Quanterix expands biomarker tech to oncology research

By Melissa Fassbender

- Last updated on GMT

(Image: Getty/luchschen)
(Image: Getty/luchschen)

Related tags Quanterix Biomarker Clinical trials Oncology Immuno-oncology

Quanterix is expanding its biomarker technology platform to oncology with the launch of a new test bed for up to 10-plex assays, which will enable drug developers to expedite clinical trials, says CEO.

The company, which works to digitize biomarker analysis, has released an Early Access Program for its latest Simoa Sensitivity assays for oncology.

Kevin Hrusovsky, Quanterix ​CEO, said the program will make available up to 10-plex assays for oncology research and drug development with the same sensitivity as the company’s flagship Simoa technology.

“For the first time, researchers will be able to access over one thousand assay configurations for oncology without sacrificing sensitivity,”​ he told us. “This is critical for advancing the development of drugs, specifically in the field of oncology.”

“The ability to test multiple assays at one time will enable drug developers to expedite clinical trials, bringing new and more precise oncology treatments to market faster,”​ Hrusovsky added.

“It will also allow researchers to test drug efficacy and more quickly see the effects of a certain drug on individual patients at the earliest stages of the disease, even as the cancer mutates. This can enable significant changes in terms of how we treat cancer today.”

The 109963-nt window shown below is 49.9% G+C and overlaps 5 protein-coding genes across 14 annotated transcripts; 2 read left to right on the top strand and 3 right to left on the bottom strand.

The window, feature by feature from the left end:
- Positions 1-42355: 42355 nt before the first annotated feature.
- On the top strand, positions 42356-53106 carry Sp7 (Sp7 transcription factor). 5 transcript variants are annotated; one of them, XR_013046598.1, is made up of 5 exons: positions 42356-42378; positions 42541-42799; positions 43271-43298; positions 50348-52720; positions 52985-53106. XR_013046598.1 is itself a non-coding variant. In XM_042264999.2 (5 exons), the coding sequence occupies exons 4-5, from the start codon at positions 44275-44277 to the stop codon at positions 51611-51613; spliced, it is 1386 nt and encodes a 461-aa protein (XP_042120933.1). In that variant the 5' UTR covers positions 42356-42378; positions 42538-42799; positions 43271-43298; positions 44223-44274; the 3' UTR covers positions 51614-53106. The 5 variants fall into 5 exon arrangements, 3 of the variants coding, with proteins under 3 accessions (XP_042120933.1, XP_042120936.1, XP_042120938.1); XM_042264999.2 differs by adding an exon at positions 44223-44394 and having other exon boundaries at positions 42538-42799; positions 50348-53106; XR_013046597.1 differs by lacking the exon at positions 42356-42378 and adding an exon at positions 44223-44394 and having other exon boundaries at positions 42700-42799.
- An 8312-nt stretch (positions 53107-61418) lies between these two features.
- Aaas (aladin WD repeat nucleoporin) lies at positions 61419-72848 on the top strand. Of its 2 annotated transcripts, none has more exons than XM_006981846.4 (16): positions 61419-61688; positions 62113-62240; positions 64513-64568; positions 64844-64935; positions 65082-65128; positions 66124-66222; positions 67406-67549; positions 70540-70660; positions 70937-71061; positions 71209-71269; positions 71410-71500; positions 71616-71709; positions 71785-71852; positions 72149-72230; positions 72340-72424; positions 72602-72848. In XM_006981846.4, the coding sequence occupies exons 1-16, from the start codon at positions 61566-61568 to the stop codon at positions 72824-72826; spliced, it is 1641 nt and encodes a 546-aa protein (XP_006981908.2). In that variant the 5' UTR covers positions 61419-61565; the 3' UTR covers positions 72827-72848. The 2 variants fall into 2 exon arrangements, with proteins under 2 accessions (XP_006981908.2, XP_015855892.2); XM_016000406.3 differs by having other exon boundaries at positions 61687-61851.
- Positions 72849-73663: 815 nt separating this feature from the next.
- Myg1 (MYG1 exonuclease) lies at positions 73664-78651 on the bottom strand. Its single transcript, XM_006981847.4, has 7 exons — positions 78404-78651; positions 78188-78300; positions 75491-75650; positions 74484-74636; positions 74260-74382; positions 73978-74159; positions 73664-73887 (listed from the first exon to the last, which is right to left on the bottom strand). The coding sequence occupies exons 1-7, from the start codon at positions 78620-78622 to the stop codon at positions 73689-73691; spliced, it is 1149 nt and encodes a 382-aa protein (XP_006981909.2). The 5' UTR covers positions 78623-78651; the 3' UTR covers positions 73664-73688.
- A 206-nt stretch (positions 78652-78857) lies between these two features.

Hrusovsky noted that the release also expands Quanterix’s footprint beyond neurology, to oncology and immuno-oncology research, a market the company estimates to be about three to five times the size of its current neurology markets.

The program is being launched for a select group of customers, though access will be expanded in Q1 of 2019.

Better drug development with biomarkers

There is no known cure for cancer, which is one of the leading causes of death in the US. Thus, finding better treatment options for patients must be a top priority, said Hrusovsky.

According to recent reports​, biomarker-enabled drug programs are three times more likely to reach approval. After Phase I, Hrusovsky said trials using biomarkers increase the probability that a drug will get approved from 8.4% to 25%.

“With drug development timelines protracted, and with toxicity and efficacy continuing to be major problems, we are starting to see increased openness to the use of digital biomarkers for improving the drug development process,”​ he said.

As Hrusovsky explained, Biomarkers enable developers to detect disease earlier and less invasively.

He added, “When deployed in the process, they have the potential to complement traditional clinical endpoints, providing researchers with an enhanced mechanistic understanding and measurement of a drug's efficacy and toxicity at the individual patient level.”

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